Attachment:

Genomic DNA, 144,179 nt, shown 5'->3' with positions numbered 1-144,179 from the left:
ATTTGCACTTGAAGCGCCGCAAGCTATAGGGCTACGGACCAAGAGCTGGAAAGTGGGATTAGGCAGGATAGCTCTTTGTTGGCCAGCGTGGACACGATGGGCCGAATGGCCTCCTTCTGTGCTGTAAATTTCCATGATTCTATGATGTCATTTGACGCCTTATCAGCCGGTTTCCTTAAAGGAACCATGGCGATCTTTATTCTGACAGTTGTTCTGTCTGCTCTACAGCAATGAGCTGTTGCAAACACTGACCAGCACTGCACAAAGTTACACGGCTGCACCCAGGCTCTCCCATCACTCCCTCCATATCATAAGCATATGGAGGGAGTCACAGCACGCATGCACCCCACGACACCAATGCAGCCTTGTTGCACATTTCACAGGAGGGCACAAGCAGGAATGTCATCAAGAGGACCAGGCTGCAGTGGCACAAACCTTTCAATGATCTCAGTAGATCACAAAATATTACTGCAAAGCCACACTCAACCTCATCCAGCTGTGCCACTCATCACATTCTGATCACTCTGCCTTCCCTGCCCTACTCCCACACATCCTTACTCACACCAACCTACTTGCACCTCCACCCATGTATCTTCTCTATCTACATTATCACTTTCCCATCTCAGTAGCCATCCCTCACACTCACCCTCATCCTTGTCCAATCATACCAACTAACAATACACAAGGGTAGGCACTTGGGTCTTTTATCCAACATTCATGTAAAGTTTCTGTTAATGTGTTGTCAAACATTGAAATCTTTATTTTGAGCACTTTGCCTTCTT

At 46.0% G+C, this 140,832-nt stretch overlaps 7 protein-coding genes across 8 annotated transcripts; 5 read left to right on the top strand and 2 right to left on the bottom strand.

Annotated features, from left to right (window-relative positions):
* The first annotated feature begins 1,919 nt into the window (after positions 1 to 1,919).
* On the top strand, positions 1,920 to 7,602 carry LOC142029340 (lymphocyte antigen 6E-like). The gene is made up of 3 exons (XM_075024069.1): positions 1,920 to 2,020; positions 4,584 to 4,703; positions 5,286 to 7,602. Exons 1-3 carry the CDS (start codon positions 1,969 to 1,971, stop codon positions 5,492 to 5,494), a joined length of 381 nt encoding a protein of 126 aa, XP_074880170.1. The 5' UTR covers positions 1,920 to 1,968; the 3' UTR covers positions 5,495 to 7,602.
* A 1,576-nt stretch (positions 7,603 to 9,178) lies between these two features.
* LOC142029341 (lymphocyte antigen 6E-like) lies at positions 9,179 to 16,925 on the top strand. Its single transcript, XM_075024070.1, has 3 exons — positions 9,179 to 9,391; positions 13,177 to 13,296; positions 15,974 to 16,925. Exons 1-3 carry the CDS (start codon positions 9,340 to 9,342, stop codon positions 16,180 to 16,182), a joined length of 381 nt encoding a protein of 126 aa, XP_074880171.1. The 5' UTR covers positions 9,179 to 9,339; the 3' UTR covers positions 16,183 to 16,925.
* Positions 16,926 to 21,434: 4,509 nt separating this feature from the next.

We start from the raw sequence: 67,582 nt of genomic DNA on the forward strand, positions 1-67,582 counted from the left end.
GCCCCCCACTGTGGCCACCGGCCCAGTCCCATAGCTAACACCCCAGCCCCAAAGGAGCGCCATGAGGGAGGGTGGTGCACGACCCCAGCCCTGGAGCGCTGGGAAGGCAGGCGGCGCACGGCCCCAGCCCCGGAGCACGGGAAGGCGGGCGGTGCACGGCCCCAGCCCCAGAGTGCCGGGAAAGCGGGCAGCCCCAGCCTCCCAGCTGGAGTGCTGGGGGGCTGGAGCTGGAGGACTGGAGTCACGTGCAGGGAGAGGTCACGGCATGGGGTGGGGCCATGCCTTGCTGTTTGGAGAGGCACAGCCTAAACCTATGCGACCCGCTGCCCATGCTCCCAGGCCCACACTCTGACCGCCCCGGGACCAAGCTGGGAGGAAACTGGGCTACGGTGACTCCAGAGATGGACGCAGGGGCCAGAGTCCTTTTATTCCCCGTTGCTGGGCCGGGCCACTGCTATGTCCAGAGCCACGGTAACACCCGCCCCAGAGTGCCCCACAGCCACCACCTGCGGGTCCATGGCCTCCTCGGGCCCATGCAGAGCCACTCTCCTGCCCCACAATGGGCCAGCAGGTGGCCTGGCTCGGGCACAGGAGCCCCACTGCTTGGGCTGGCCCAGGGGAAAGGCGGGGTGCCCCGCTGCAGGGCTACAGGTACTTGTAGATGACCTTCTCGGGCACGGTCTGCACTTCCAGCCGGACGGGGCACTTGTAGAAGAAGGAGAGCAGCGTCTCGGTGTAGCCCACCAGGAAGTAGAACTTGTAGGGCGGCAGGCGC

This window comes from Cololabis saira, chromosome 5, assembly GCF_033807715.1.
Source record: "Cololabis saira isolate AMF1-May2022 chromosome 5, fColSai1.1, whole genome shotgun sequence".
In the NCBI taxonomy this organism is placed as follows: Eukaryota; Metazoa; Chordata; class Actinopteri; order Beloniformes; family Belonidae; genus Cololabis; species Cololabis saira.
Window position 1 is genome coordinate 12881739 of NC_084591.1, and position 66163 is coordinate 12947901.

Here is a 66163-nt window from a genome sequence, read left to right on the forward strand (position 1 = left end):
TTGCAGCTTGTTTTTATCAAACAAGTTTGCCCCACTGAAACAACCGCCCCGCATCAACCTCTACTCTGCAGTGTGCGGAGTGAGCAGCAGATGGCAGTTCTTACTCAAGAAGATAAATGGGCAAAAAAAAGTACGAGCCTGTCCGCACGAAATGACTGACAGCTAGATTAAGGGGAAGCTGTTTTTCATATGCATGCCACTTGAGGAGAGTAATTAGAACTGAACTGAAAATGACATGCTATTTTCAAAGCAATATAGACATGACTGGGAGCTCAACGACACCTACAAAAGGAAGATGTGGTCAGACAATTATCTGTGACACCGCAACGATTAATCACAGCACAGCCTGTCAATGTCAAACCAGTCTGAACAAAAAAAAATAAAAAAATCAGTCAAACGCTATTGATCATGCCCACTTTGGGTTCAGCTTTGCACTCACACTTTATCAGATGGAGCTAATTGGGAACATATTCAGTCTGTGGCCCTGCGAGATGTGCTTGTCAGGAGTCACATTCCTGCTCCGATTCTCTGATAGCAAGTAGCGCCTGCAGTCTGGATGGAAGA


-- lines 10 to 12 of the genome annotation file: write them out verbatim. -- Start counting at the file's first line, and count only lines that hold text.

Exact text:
We start from the raw sequence: 67,582 nt of genomic DNA on the forward strand, positions 1-67,582 counted from the left end.
GCCCCCCACTGTGGCCACCGGCCCAGTCCCATAGCTAACACCCCAGCCCCAAAGGAGCGCCATGAGGGAGGGTGGTGCACGACCCCAGCCCTGGAGCGCTGGGAAGGCAGGCGGCGCACGGCCCCAGCCCCGGAGCACGGGAAGGCGGGCGGTGCACGGCCCCAGCCCCAGAGTGCCGGGAAAGCGGGCAGCCCCAGCCTCCCAGCTGGAGTGCTGGGGGGCTGGAGCTGGAGGACTGGAGTCACGTGCAGGGAGAGGTCACGGCATGGGGTGGGGCCATGCCTTGCTGTTTGGAGAGGCACAGCCTAAACCTATGCGACCCGCTGCCCATGCTCCCAGGCCCACACTCTGACCGCCCCGGGACCAAGCTGGGAGGAAACTGGGCTACGGTGACTCCAGAGATGGACGCAGGGGCCAGAGTCCTTTTATTCCCCGTTGCTGGGCCGGGCCACTGCTATGTCCAGAGCCACGGTAACACCCGCCCCAGAGTGCCCCACAGCCACCACCTGCGGGTCCATGGCCTCCTCGGGCCCATGCAGAGCCACTCTCCTGCCCCACAATGGGCCAGCAGGTGGCCTGGCTCGGGCACAGGAGCCCCACTGCTTGGGCTGGCCCAGGGGAAAGGCGGGGTGCCCCGCTGCAGGGCTACAGGTACTTGTAGATGACCTTCTCGGGCACGGTCTGCACTTCCAGCCGGACGGGGCACTTGTAGAAGAAGGAGAGCAGCGTCTCGGTGTAGCCCACCAGGAAGTAGAACTTGTAGGGCGGCAGGCGC

This window comes from Cololabis saira, chromosome 5, assembly GCF_033807715.1.